Creative Writing 1: What do you read? What do you want to write?

Down the left hand side of a sheet of paper, list all the types of book you can think of (such as Crime, Romance, Sci-Fi, Fantasy, Biography, etc). If films or plays are what interest you, then try the same exercise with you video or DVD collection. Go through your bookshelves and make a note of how many books you own in each category. Only record those books that you have read or seriously intend to read. What are the top three types of book on your shelves? Is the type of book you wanted to write one of them?BBC Get Writing: What do you read? What do you want to write?

I didn’t look at all my books; not the ones in boxes, nor the ones in cupboards, not the ones by my bed or ‘in the smallest room’. I simply looked at the books on the shelves in my study, which ought to give us some sort of an idea at least.

  1. Fantasy: 140
  2. Thrilller: 108
  3. Horror: 91
  4. Science Fiction: 73
  5. Crime: 70
  6. Science: 54
  7. Humour: 47
  8. Other Fiction: 23
  9. Travel: 18
  10. Philosophy/ Religion: 14
  11. Memoir/ Biography: 14
  12. Other Non-Fiction: 9
  13. History: 7
  14. Articles/ Essays: 5
  15. True Crime: 4
  16. Poetry: 2

What do I want to write? Possibly any one of those top 5 (although I don’t fancy writing a police prodecurals one, so any mystery stories I would tend to write would I imagine be more to the ‘thriller’ than the ‘crime’ side of things). I’m not particularly feeling ’science fictiony’ at the moment, but that could just be because I’ve not read any for ages, and don’t have any science fiction type ideas at the moment.

I’m not entirely sure what this exercise is supposed to prove, however. My book collection has grown over time and while I still buy a lot of Fantasy — particularly Terry Pratchett and Tom Holt — over the last 3 years, I’d estimate that for every Fantasy book I’ve bought, I’ve bought three crime or thriller books.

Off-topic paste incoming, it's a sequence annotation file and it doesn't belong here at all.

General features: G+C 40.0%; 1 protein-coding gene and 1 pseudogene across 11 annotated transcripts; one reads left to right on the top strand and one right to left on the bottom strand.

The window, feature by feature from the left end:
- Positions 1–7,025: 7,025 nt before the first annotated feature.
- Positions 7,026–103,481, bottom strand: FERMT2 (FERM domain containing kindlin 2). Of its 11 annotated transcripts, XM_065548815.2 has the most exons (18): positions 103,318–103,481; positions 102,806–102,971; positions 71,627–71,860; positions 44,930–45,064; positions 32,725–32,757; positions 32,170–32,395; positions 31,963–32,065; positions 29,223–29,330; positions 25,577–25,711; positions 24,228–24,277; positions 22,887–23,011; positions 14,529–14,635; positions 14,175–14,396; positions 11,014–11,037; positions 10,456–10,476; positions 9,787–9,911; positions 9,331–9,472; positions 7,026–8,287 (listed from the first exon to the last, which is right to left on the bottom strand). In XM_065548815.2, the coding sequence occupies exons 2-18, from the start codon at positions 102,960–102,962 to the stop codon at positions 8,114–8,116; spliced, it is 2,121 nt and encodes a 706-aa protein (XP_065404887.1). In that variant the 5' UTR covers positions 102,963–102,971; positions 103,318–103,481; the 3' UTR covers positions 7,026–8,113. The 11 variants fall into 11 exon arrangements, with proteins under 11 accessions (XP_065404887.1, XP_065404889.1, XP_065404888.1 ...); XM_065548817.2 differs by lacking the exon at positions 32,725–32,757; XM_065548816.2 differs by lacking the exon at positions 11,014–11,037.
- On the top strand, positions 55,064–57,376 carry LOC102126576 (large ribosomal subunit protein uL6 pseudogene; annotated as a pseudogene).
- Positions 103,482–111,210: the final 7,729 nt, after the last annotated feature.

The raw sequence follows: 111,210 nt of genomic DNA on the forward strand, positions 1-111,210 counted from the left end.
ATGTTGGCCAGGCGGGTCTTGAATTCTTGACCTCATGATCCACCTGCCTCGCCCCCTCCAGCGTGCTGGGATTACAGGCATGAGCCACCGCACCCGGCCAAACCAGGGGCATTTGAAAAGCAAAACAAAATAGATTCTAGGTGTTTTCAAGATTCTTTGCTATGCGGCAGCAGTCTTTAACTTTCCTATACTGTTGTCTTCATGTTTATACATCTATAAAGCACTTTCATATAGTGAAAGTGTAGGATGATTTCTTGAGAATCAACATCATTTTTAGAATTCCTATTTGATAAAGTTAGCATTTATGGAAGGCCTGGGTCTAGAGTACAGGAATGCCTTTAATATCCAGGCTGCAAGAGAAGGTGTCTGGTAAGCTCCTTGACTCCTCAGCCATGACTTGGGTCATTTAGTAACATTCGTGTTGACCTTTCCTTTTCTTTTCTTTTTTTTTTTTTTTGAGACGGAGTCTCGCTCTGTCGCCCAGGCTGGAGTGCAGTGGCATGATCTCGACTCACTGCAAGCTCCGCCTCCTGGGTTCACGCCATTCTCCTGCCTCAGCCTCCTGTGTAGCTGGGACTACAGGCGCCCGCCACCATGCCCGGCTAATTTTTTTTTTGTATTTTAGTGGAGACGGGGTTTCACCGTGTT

4 Responses to “Creative Writing 1: What do you read? What do you want to write?”

  1. The Goldfish responds:

    I’m not sure what this is supposed to achieve either. My starting point would be to consider the sort of story you’d like to read, that doesn’t exist yet. And think about stories you’d like to tell and characters you’d like to write about.

    The best books tend to span the genres, at least slightly, and unless you found that you read nothing but one particular genre, I would suggest you concentrate the sort of book that you’d most like to read. Would you like it to be serious or light-hearted? Would you like a bit of romance in it? Would you like some sort of mystery at the centre of it? Would you like it to be in this world, in this historic era, in the North East of England, etc.?

  2. JackP responds:

    While there is part of me that would consider creating a world at some point (and going down either the Fantasy or SciFi routes), I’d imagine I’d be writing something set in approximately the present day, probably in England, not necessarily the North East, I would imagine anything I write would have some form of mystery in it; and while I wouldn’t plan on writing comedy per se, I can’t stay serious all the time, so there would be some light hearted elements.

    We’ll just have to see where NaNoWriMo takes me :-)

  3. Holly responds:

    Glad to hear that you’re going to give NaNoWriMo a go! Hoping to join you, if my course doesn’t prove too taxing.

  4. Jessica Meats responds:

    That opening was a little familiar… Although, in my case, it’s: the books I have in my flat, the books that are still in my bedroom in my parents’ house because there wasn’t room in the car, the books that are in storage boxes in my parents’ house for the same reason, the books my sister has “borrowed,” the books I’ve leant to various friends…

    I also know exactly what you mean about police procedures and crime. If you write about a crime scene investigation and get it wrong, someone will tell you. If you write about some secret organisation hunting someone down, most people aren’t going to know if it’s right or wrong. Certainly, no one’s going to tell you if their secret underworld gang does it differently. That way, you get to have more fun playing with the plot instead of worrying about fiddling details.

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